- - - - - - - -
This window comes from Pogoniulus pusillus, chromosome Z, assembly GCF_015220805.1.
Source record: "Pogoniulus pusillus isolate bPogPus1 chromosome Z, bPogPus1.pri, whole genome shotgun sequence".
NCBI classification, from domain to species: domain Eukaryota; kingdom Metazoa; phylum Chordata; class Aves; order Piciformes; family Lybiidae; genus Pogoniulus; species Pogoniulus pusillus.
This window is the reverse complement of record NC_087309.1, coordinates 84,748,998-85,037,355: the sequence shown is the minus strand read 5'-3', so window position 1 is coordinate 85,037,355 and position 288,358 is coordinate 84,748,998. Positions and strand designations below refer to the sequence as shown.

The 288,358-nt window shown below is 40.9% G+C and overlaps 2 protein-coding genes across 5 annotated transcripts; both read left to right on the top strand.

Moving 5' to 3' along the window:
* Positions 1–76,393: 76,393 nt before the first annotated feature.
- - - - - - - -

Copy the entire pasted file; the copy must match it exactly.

This window comes from Pogoniulus pusillus, chromosome Z, assembly GCF_015220805.1.
Source record: "Pogoniulus pusillus isolate bPogPus1 chromosome Z, bPogPus1.pri, whole genome shotgun sequence".
NCBI classification, from domain to species: domain Eukaryota; kingdom Metazoa; phylum Chordata; class Aves; order Piciformes; family Lybiidae; genus Pogoniulus; species Pogoniulus pusillus.
This window is the reverse complement of record NC_087309.1, coordinates 84,748,998-85,037,355: the sequence shown is the minus strand read 5'-3', so window position 1 is coordinate 85,037,355 and position 288,358 is coordinate 84,748,998. Positions and strand designations below refer to the sequence as shown.

The 288,358-nt window shown below is 40.9% G+C and overlaps 2 protein-coding genes across 5 annotated transcripts; both read left to right on the top strand.

Moving 5' to 3' along the window:
* Positions 1–76,393: 76,393 nt before the first annotated feature.